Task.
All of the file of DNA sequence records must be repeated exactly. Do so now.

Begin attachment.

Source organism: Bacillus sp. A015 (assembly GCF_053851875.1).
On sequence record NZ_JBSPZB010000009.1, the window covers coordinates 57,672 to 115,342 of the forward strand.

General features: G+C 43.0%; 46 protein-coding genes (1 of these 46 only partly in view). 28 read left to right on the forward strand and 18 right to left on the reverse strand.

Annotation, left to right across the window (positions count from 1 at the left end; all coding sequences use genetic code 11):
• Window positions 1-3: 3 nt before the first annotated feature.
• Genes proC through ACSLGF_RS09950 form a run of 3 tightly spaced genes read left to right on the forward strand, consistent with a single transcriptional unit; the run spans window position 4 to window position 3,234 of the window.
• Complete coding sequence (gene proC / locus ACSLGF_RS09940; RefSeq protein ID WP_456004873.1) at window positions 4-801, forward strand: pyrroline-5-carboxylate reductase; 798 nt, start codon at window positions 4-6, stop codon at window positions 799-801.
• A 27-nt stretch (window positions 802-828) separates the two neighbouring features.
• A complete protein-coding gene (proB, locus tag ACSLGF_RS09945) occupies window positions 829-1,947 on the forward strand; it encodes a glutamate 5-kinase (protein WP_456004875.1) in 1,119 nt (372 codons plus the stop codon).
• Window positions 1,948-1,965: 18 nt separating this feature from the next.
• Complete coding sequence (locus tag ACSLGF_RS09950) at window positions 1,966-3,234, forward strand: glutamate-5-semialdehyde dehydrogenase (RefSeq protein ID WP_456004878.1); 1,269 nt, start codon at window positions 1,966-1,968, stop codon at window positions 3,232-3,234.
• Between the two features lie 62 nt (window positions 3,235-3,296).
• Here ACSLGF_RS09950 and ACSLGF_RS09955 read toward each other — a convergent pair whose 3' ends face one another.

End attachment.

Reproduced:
Source organism: Bacillus sp. A015 (assembly GCF_053851875.1).
On sequence record NZ_JBSPZB010000009.1, the window covers coordinates 57,672 to 115,342 of the forward strand.

General features: G+C 43.0%; 46 protein-coding genes (1 of these 46 only partly in view). 28 read left to right on the forward strand and 18 right to left on the reverse strand.

Annotation, left to right across the window (positions count from 1 at the left end; all coding sequences use genetic code 11):
• Window positions 1-3: 3 nt before the first annotated feature.
• Genes proC through ACSLGF_RS09950 form a run of 3 tightly spaced genes read left to right on the forward strand, consistent with a single transcriptional unit; the run spans window position 4 to window position 3,234 of the window.
• Complete coding sequence (gene proC / locus ACSLGF_RS09940; RefSeq protein ID WP_456004873.1) at window positions 4-801, forward strand: pyrroline-5-carboxylate reductase; 798 nt, start codon at window positions 4-6, stop codon at window positions 799-801.
• A 27-nt stretch (window positions 802-828) separates the two neighbouring features.
• A complete protein-coding gene (proB, locus tag ACSLGF_RS09945) occupies window positions 829-1,947 on the forward strand; it encodes a glutamate 5-kinase (protein WP_456004875.1) in 1,119 nt (372 codons plus the stop codon).
• Window positions 1,948-1,965: 18 nt separating this feature from the next.
• Complete coding sequence (locus tag ACSLGF_RS09950) at window positions 1,966-3,234, forward strand: glutamate-5-semialdehyde dehydrogenase (RefSeq protein ID WP_456004878.1); 1,269 nt, start codon at window positions 1,966-1,968, stop codon at window positions 3,232-3,234.
• Between the two features lie 62 nt (window positions 3,235-3,296).
• Here ACSLGF_RS09950 and ACSLGF_RS09955 read toward each other — a convergent pair whose 3' ends face one another.